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The Zen of Steve Jobs Paperback – January 3, 2012
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Q&A with Author Caleb Melby
All considered, a full-length biography was out of the question. Jesse Thomas of Jess3 had talked with Forbes managing editor Bruce Upbin back in the spring of 2011 shortly before I arrived in New York City, wanting to do a collaborative story that looked at the development of Steve's design aesthetic. That focus really got at the heart of both Steve and Apple, without requiring a more comprehensive longitudinal narrative.
Steve, throughout his life, dabbled in numerous modes of self-improvement and self-actualization. He experimented with drugs and, for a time, he only ate fruit, believing that doing so would keep him from sweating (talk about devotion to perfection). Zen Buddhism stuck with Steve the longest, and Kobun was Steve's mentor, in both Buddhism and design. The Buddhist priest was so influential in Steve's life during the mid-80s that Steve named him NeXT's spiritual guru. But what really got me was the strong parallels in their worldviews - they are both rule-breakers and innovators. The idea of telling those stories in tandem really excited me.
What's the most interesting piece of information you found out during the research for this story?
The overarching narrative about perfection was, and still is, the most perplexing theme I encountered while researching this. I wanted to know what the "Buddhist" perspective on perfection was. Now, to talk about "Buddhism" is kind of like talking about "Christianity." There are numerous sects with their own schools of thought and particular traditions. I'd ask my sources: "What does Buddhism say about perfection?" They all laughed at me. I guess I'm kind of revealing my doctrinal Catholic roots, but I expected a clear-cut answer. There wasn't one.
Steve believed in perfection. Kobun didn't. He believed in self-betterment, sure, but he also believed in achieving peace within oneself and with one's surroundings. Perfectionists are never at peace. In popular culture, we like to think of Buddhist priests as being these absolutely serene and wise individuals. But Kobun's life was filled with tumult. In the end, that's what drives these two men apart. One of them wants to be the perfect innovator making perfect products on a massive scale. The other is working to achieve peace with himself, his family and his surroundings. When Steve starts having tremendous success again in the 90s, he and Kobun no longer see eye-to-eye. Perfection is the nail that drives that splinter.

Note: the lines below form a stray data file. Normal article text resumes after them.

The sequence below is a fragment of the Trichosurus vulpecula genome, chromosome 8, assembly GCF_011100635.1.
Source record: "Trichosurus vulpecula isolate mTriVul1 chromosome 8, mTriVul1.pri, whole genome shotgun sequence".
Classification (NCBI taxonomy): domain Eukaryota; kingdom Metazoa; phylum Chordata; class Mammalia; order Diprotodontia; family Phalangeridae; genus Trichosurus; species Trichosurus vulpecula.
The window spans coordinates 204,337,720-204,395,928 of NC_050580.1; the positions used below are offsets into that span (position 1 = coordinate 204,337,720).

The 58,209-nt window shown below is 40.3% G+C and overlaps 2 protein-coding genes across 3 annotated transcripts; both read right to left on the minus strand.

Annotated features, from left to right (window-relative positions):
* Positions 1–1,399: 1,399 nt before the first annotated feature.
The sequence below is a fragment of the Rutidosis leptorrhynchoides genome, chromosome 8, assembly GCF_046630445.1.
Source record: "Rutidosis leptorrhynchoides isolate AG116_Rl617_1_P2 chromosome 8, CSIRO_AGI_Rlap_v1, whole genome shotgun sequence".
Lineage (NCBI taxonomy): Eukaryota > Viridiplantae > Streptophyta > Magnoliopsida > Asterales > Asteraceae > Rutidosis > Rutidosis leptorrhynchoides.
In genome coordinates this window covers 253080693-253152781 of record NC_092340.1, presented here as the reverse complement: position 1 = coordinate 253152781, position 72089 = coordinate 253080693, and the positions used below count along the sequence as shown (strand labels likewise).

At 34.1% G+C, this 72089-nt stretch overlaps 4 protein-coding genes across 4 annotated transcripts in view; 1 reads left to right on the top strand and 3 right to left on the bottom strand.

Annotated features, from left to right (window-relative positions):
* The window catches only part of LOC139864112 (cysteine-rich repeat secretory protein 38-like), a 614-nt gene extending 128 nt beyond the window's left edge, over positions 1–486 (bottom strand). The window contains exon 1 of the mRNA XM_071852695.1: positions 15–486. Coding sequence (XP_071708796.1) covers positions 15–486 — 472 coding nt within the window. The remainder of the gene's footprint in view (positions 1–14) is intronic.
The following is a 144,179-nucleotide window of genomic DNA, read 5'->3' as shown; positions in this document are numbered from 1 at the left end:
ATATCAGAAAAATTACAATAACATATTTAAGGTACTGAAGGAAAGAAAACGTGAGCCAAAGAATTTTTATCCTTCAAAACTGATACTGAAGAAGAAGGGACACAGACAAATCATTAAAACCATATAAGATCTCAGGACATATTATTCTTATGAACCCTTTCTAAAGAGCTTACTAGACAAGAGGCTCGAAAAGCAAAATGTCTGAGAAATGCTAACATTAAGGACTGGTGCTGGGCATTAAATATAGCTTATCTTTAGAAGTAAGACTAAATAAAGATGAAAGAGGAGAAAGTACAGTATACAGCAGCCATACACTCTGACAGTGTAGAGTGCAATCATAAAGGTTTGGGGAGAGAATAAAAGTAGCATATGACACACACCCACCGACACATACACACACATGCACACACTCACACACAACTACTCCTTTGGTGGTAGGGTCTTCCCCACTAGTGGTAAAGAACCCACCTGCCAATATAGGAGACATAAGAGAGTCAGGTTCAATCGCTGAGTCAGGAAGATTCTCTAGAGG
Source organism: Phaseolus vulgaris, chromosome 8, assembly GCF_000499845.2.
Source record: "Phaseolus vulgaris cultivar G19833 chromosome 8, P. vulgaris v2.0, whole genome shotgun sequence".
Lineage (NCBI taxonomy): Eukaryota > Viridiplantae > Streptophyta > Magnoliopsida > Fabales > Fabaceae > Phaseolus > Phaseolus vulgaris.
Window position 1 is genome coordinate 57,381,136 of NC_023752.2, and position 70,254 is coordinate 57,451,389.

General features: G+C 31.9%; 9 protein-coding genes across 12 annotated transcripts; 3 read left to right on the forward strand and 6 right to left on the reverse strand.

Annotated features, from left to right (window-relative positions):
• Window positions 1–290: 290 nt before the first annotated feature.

What didn't make the cut that you really wish you could have found room for?
I've mentioned before that I drew inspiration from Calvin and Hobbes creator Bill Watterson when writing this. I wanted to focus on the relationship between Steve and Kobun, like Watterson did with Calvin and Hobbes, which meant actively excluding scenes that would introduce characters that would bog down the development of that relationship. So a lot of scenes didn't fit. Laurene Powell was incredibly important to Steve, and Kobun officiated the couple's marriage. But I couldn't introduce Laurene only to make her disappear. Their marriage is one of the best-documented public interactions between Steve and Kobun, but I had to let it go.
Why tell this story through a graphic depiction rather than in words?
The written style of the book is kind of epigrammatic. It mirrors the style of the koan, a storytelling and learning device used largely by Rinzai Zen Buddhists (Kobun was a Soto Zen Buddhist himself). It's pithy. This style fits better with Steve's actual mode of conversation than it does Kobun's. Steve is a dramatic, direct speaker. Kobun was wise beyond measure, but he was also something of a rambling lecturer. Had I not edited down those talks, they would have crowded the beautiful illustrations that Jess3 created. But there were wonderful kernels at the center of Kobun's lectures. So that was the point, to get to the essence of Steve and Kobun in such a way that the story could largely be told through images. In the end, this is an inherently visual story. The meditating, the calligraphy, the aging are all innately visual. It's also a book about design. You can write about design, or you can illustrate design. This is a story that was meant to be told graphically.
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Top Customer Reviews
The story calmly flows independent of any formula. The illustrations and dialogue are minimalistic - the creators are clearly influenced by, and appreciate the subject at hand. I admit, the first time I read through it, I wasn't as pleased as I am now. It wasn't until I read through the background and intent of the book that I realized my appreciation. This isn't as much about story telling as it is about conveying a feeling... and imagining how it must have been to be a part of the private interaction that occurred between Kobun and Steve Jobs.